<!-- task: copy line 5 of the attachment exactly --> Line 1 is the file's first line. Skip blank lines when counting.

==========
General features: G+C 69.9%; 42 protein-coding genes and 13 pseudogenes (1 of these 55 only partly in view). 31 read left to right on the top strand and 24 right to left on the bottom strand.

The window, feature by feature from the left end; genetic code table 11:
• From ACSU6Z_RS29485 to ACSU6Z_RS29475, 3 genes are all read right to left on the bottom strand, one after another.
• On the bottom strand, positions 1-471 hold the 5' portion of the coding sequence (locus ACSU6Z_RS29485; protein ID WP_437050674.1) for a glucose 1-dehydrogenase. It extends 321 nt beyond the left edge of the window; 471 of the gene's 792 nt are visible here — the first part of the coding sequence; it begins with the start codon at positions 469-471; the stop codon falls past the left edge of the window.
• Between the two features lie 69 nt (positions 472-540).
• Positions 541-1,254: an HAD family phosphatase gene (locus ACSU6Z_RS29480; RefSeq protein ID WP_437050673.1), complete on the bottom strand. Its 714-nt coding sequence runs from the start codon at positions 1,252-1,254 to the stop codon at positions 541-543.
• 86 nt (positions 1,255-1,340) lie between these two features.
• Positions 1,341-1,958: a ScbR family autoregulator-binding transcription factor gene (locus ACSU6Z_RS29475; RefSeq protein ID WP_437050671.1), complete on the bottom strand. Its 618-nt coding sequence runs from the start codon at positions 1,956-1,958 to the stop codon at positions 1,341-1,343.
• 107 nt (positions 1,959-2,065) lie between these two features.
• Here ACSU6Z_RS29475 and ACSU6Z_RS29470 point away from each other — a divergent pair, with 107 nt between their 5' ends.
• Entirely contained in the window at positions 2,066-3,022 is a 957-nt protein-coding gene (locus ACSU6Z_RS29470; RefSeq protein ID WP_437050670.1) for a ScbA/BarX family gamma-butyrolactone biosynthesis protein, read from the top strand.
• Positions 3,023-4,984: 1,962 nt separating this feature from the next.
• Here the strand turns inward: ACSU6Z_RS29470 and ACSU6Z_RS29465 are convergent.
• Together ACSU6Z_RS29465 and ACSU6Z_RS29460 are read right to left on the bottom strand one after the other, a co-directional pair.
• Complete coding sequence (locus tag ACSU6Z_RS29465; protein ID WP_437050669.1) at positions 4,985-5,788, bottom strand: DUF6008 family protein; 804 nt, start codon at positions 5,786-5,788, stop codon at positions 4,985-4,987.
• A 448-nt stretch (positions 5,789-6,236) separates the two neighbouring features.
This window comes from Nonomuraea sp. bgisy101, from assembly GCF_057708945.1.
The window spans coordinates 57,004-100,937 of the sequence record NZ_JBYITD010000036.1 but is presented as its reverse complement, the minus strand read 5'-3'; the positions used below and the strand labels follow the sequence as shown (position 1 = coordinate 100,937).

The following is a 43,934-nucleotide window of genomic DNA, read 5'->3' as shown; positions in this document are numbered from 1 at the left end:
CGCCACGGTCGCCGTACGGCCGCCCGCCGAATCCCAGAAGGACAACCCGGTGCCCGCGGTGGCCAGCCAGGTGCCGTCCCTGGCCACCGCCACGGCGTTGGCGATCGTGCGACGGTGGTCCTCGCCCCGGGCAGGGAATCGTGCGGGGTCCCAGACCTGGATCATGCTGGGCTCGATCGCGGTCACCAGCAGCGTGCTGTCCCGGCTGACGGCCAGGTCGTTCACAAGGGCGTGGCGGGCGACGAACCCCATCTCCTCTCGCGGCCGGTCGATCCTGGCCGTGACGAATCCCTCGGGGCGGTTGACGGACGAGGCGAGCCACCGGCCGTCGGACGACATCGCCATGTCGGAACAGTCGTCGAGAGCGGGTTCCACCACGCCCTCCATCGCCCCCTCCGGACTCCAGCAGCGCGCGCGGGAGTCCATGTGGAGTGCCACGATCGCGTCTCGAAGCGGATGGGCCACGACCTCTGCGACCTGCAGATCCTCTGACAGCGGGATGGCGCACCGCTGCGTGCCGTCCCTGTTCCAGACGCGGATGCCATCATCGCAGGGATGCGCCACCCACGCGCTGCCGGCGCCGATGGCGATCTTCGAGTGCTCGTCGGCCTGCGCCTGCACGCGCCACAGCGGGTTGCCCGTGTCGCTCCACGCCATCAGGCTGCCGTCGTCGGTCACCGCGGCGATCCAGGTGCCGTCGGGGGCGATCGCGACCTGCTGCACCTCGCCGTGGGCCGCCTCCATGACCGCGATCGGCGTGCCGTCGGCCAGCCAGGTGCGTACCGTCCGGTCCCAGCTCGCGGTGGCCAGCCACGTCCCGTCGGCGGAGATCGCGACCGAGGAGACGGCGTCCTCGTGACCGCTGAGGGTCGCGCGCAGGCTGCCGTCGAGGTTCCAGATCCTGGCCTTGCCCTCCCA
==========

• Between the two features lie 69 nt (positions 472-540).